By Greg Hardesty
Being three minutes late was all it took to change Patrick Magat’s life.
Magat and seven other members of his church group had made it to the Basilica of St. Francis of Assisi last September during a tour of Italy, but they were turned away at 7:03 p.m. from viewing the body of Blessed Carlo Acutis.
Closing time was 7 p.m. sharp.
Rather than leaving with the rest of the church group, Magat and his aunt stayed overnight in Assisi to venerate Acutis the following day.
“Something told me that this was about more than a visit,” Magat recalled.
Turns out that it was.
Magat, who oversees livestreaming of Sunday Masses at Christ the King Church in Hollywood, had become interested in Acutis’ life after Pope Francis beatified him on Oct. 10, 2020.
That and Magat’s experience in Assisi inspired him to bring an exhibition to Christ the King that is based on a website Acutis created that catalogs the 100-plus eucharistic miracles recognized by the Catholic Church.
Much as Acutis’ faith grew during his brief life, the exhibition has caught fire and will be traveling to more than 30 other parishes in the Archdiocese of Los Angeles through next spring, fueled by growing interest in Acutis’ life at a time when the National Eucharistic Revival is in full swing.
“We never expected so many parishes to say yes to hosting the exhibit — that was something surprising to all of us,” said Father Juan Ochoa, pastor of Christ the King and director of the archdiocese’s Office for Divine Worship.
But maybe it’s not so surprising considering Acutis’ life story.
After Acutis was beatified, interest grew in a website he created that catalogs eucharistic miracles throughout the ages and around the world.
Acutis, a gamer and computer programmer born in London and raised in Italy, was 15 when he died of leukemia in 2006. He was devoted to serving the poor, and his deep faith led to the conversion of his family and sent him on pilgrimages to the birthplaces of saints and the sites of Eucharistic miracles.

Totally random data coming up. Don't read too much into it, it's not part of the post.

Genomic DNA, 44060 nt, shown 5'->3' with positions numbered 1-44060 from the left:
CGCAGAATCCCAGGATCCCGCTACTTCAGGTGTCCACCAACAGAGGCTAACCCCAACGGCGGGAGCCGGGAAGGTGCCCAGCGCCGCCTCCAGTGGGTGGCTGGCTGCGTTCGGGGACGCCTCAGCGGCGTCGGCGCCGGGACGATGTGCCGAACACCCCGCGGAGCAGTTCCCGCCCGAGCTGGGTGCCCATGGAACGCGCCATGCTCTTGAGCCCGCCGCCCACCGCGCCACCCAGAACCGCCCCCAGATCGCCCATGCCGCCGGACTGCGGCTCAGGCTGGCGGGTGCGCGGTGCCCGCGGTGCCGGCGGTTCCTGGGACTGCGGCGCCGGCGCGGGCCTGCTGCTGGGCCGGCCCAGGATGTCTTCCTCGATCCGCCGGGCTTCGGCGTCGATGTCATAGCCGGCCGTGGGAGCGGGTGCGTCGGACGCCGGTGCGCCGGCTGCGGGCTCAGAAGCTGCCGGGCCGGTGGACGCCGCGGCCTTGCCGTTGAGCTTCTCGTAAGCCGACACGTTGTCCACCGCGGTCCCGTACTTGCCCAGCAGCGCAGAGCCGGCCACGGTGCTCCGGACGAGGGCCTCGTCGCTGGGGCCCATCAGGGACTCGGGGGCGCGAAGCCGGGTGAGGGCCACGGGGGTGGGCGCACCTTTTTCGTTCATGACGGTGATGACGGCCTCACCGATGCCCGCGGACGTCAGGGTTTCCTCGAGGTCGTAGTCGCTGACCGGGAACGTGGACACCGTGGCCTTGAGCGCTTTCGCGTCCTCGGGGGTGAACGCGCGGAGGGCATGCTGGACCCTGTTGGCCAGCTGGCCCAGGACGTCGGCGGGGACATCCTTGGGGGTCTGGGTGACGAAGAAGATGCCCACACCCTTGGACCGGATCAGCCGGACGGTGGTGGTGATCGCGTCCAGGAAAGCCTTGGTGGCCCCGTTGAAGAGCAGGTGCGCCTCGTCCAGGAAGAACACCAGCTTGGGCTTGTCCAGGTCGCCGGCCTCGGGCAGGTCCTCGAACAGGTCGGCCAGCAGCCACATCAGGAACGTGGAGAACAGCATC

Acutis asked to be buried in Assisi because of his love for St. Francis of Assisi, patron saint of the poor. The teenager was known for buying sleeping bags for the homeless and giving away what money he had.
And Acutis was passionate about the holy Eucharist.
“The more often we receive the Eucharist,” Acutis wrote on his website, “the more we will become like Jesus, so that on this Earth we will have a foretaste of heaven.”
The eucharistic miracles Acutis chronicled consist of unexplainable phenomena such as consecrated hosts bleeding. Some Catholic saints reportedly survived for years on nothing but the holy Eucharist.
Although the exhibit has already been hosted at more than 3,000 parishes worldwide, the Archdiocese of Los Angeles is believed to be the first diocese in California to host it, Ochoa said.
The exhibit debuted on June 11 at Christ the King, and will be featured in July at St. Columbkille Church and nearby Nativity Church in South Los Angeles, then at St. John Chrysostom Church in Inglewood before moving on to other parishes.
Acutis is nicknamed the “millennial saint” because of his youth and computer skills. Although he loved to play video games like “Halo” on his PlayStation, he reportedly limited himself to an hour of gaming a week.
Ochoa believes the timing of the Eucharistic Revival and Acutis’ youth is a reason for his rise in popularity.
“He’s a teenager, which means our youth can relate to him so much easier,” Ochoa said. “Usually when we speak of religion we are relating to adults. Many times, it’s difficult to relate to teenagers.
“At our exhibit, I asked people, ‘Do you realize the person who put this together was a teenager between the ages of 12 to 15 years old?’ It’s so difficult to get younger generations to become active in the Church. This is an opportunity for us to speak to teenagers.
“And, of course, with the Eucharistic Revival, we are speaking about Eucharistic miracles. This exhibition provides an opportunity for Catholics to deepen their faith and recognize the presence of Jesus in the Eucharist.”
Parishes that want to host the exhibit, known as the Blessed Carlo Acutis International Exhibition of Miracles of the Eucharist Across the World, can visit Acutis’ website and download the free PDF files they can enlarge for display.
Magat, 33, considers Acutis, who would have been 32 this year, a shining example of faith — especially to people his age.
He said he’s glad he was moved to spend the night last September in Assisi to pay his respects to Acutis.
“I want to return to Rome when he is canonized as a saint,” Magat said.